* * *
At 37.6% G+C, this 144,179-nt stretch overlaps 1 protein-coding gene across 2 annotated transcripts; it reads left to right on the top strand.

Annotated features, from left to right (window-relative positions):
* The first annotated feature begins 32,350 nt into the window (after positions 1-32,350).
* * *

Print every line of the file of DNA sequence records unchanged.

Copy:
At 37.6% G+C, this 144,179-nt stretch overlaps 1 protein-coding gene across 2 annotated transcripts; it reads left to right on the top strand.

Annotated features, from left to right (window-relative positions):
* The first annotated feature begins 32,350 nt into the window (after positions 1-32,350).